I always like ministry work trips where you spend a few days serving in building walls, cleaning out old houses or other small projects. I enjoy completing those things! When you’re putting up a wall, you know when you’re finished. At the end of the workday, you have completed the steps, you can see progress and you know you’re done.
Contrasting that to ministry work – working with the people and the church – that finished feeling is not always there. Even in the case of events that have an end time, there is always work to be done, people that need to be followed up with, planning for future ministry, calls that need to be made, vision that needs to be cast and the list goes on and on. It can become overwhelming! As a result, ministry leaders often lived unbalanced lives trying to do it all right now.
You need finish lines. Here are a few you can put in place.
Daily Finish Lines
I’ve heard it said that you should end your day before you begin it. This means to know what you plan to accomplish and write it out. If you have a plan with some objectives, you’re much more likely to accomplish the tasks you need to. Give yourself time limits. Determine to work on a project until 4:30 then head home. Set up something in the evening so you are able to be motivated to stay on task during work. Become comfortable leaving your work until tomorrow. Just before leaving for the day, make a list of what is needed for tomorrow. While you’re “on the clock” in the office, give 100% so you are able to give 100% at home once you are finished with the day. Develop a ritual as you leave your ministry work and head home – something to help you transition and as much as possible, leave the work to focus on family and friends.
Weekly and Monthly Finish Lines
You no doubt have long term projects and ministry opportunities. Visions for the future of the ministry, discipleship, development of leaders and more. These things aren’t one big to-do item on your list. They must be broken down. For example, say you want to develop your worship team leader. The item on your to-do list this week is to arrange a time to meet with them. An item for next weeks agenda is to have lunch with them. Once you have accomplished those two steps, you have crossed a finish line for the week. This small thing, along with several other small things, has helped move you closer to the goal of effective ministry and leadership. At the end of the week or month, it’s good to look back and determine if you have moved closer to the goal. Some months and weeks are seasons for your ministry. An example might be Holy Week, leading up to Easter. You can easily gauge that you have done something during that week. It’s amazing what all gets accomplished when there is a present goal known by all! Why not make every week the same way? With a goal of a great Sunday (or other ministry end products) you will keep the energy and level of leadership up.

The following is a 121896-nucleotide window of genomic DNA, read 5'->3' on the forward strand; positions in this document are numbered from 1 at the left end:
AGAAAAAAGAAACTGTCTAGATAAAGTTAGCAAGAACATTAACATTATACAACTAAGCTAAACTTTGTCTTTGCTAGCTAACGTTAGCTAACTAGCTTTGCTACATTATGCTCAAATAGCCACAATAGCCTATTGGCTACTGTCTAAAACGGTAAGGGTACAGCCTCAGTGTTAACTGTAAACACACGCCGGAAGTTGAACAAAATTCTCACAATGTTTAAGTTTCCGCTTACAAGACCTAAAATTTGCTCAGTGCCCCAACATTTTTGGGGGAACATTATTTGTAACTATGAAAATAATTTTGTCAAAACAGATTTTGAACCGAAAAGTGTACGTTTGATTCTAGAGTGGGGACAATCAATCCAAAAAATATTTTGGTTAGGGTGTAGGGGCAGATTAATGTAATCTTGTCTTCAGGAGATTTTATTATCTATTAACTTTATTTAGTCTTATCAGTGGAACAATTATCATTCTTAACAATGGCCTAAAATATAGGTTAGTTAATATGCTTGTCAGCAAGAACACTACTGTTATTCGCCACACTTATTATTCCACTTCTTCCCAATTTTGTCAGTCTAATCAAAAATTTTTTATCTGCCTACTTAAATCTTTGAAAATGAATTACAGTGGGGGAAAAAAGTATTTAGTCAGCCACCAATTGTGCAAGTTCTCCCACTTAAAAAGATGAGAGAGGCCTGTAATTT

Annual Finish Lines
Vacations can be looked at as annual finish lines. Year-end reports and reviews also work this way. Typically around New Year’s Day, I have a time of reflection and goal setting. This helps me create finish lines. Where do I want to be at the end of the year? What are the goals and what are the steps to get there? Reflect on where you are in life. Annual goals help move you closer? They help set the pace and determine if you are making headway. They can be motivating either way – if you are getting them done or if you are not getting it done. Annual finish lines are difficult to keep in front, so it’s helpful to write them out, have accountability and keep them in front of you.
Life-Long Finish Lines
Interestingly, life long finish lines have little to do with to-do lists and much more to do with inward attributes – integrity, loyalty, faithfulness, love, and service. Have you been faithful to Christ and his call? Have you been loving to your family? Have you been faithful to your spouse and kids? Have you lived a life of integrity? Have you been loyal to the church, to your friends, to your family and to yourself? Each day, week and month of your life provide opportunities for you to cross little finish lines that help you achieve faithfulness in crossing the big finish line. Don’t give up or become weary. We’re in the race, striving for the prize. One of the books I read on this idea for life long finish lines was called Finishing Strong by Steve Farrar. You can buy a copy of Finishing Strong: Going the Distance for Your Family here!
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